As we know, preparing for an interview is essential. It has a direct result in both your confidence and competence and ultimately, your performance. With competition for jobs on the increase, it makes sense to ensure you prepare for the different types of questions an interviewer may ask. Among these, behavioural interview questions are crucial
In the job hunt process, there’s no doubting practice makes perfect. So, no matter how many job interviews you’ve attended, it’s always worth considering how you can improve and what you can do better in the future. Make sure your skills are to scratch with the following interview tips:
• Research the company and your interviewer in order to gain a solid understanding of the business. It’s important to take note of their history, current offering, key staff, structure and company values.
• Know where you are going, how to get there and how long it will take for you to reach the location. Plan to arrive 10 minutes early, as arriving late for an interview is not the best first impression. If you are unexpectedly running late, call your consultant as soon as you realise, who can then inform the company and manage expectations.
• Dress appropriately. It is important that you arrive looking the part and be dressed in a way that reflects the potential workplace. This doesn’t necessarily mean suited and booted, but neatly presented.
• Make sure your mobile phone is switched off. You do not want your interview being disturbed by texts or phone calls.
• Your interview begins the moment you walk into a building, so it’s important to greet the receptionist or assistant with respect. They will report back to the interviewer if you are rude. Every impression should be a good one.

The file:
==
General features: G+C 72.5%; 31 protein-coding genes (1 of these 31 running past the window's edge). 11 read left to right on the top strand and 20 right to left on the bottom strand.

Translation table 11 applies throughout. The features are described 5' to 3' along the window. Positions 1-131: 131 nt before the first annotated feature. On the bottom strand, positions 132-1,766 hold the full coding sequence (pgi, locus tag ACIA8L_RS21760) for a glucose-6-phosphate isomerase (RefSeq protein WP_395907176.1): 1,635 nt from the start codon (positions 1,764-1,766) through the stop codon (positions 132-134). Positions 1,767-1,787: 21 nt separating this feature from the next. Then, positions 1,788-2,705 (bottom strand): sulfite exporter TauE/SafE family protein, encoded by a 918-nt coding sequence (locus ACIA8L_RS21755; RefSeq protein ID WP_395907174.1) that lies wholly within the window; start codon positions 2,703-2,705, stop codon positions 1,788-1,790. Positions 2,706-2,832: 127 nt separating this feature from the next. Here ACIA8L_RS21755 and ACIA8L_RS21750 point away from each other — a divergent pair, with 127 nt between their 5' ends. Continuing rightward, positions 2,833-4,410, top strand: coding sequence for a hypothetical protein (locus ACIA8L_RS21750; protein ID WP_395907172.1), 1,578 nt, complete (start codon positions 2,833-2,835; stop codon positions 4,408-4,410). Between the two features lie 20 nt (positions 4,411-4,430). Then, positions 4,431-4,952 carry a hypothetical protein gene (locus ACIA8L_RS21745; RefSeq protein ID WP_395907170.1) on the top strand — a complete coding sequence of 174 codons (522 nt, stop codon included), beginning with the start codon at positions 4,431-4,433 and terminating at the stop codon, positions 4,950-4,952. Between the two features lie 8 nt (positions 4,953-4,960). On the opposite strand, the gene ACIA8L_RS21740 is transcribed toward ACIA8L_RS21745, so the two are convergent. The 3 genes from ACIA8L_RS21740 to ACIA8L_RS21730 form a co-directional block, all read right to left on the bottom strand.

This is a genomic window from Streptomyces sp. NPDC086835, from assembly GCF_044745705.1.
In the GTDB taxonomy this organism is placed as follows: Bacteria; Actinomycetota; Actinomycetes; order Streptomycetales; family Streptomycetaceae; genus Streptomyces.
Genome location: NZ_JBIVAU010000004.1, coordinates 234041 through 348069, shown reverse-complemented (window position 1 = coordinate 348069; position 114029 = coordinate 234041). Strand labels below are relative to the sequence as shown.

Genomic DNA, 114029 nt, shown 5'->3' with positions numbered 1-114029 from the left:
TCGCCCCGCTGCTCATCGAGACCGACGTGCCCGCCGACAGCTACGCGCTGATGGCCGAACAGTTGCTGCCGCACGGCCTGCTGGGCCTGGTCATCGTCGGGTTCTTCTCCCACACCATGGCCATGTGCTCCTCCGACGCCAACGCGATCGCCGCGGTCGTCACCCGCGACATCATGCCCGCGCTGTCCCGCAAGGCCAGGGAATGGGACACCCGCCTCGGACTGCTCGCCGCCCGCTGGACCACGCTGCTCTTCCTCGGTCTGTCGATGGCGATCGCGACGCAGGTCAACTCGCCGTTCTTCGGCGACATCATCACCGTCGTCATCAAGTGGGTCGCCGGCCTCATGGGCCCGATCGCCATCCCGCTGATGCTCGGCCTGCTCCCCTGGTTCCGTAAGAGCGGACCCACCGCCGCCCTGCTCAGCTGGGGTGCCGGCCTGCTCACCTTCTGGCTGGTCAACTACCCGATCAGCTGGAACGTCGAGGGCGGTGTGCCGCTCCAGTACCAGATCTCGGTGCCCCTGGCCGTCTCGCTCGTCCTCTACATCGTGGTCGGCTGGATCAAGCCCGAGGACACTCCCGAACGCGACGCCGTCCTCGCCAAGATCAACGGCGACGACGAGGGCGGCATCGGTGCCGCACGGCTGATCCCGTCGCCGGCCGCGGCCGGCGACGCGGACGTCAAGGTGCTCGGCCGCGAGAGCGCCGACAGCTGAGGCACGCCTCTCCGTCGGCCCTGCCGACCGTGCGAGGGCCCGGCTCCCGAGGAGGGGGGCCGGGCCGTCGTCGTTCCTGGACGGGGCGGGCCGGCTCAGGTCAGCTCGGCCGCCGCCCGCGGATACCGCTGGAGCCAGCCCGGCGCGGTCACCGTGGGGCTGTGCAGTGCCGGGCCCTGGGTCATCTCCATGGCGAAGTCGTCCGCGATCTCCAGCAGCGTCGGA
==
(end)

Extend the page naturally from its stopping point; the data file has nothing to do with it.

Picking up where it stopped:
• If coffee is a necessary part of the day, make sure you remove the evidence before walking into the building – walking in with an empty coffee cup doesn’t give off the best look.
• Shake hands firmly – a limp or clammy handshake will be remembered for all the wrong reasons.
• Maintain good eye contact. This shows that you are attentive and interested.
• Sit up straight. Slouching can give off signals of laziness and a lack of awareness.
• Try not to use too many hand gestures. This can distract from the content of what you are saying.
• If there is more than one interviewer, make sure you address both people, regardless of who asked the question.
During the interview
• Speak confidently. Being softly spoken can give the impression of lack of self-assurance.
• Avoid using slang and pause words such as “like”, “um” and “err”.
• Show enthusiasm for the position without sounding desperate for employment. This is where your prior research can come in handy.
• Always tell the truth. Make sure that your answers come across in a factual and sincere fashion. The employer will find out about any lies on your CV or in your answers to their questions when they take up references and check your records.
• When answering questions, don’t just reply with a no or yes response. Expand on your answer and ensure that you showcase your skills and talents. Be sure to have examples.
• An interview is not the appropriate time to discuss salary, holiday or benefits. This is only to be discussed when being offered the position. Negotiations can be made in appropriate situations.
• Ask questions. It will show interest in the business and help you in your decision process if given the opportunity to join their team or progress to the next interviewing stage. Asking questions will allow you to gain a deeper understanding of the business and who you would be working with and for.
• Culture fit is such an important part when looking for a job, so make sure you let your personality shine through. Don’t be afraid to answer questions about your hobbies or interests – often talking about non-work-related topics can help you relax and settle into the interview.
• Remember that the interview isn’t just for them to evaluate you. It gives you the opportunity to evaluate them as well and gain a solid idea of the company and team.
After the interview
• Call your consultant to let them know your feedback from the interview.
• If you have the details of the hiring manager or interviewee, follow up with a thank you note.
If you would like training on your interviewing technique, please get in touch with your consultant.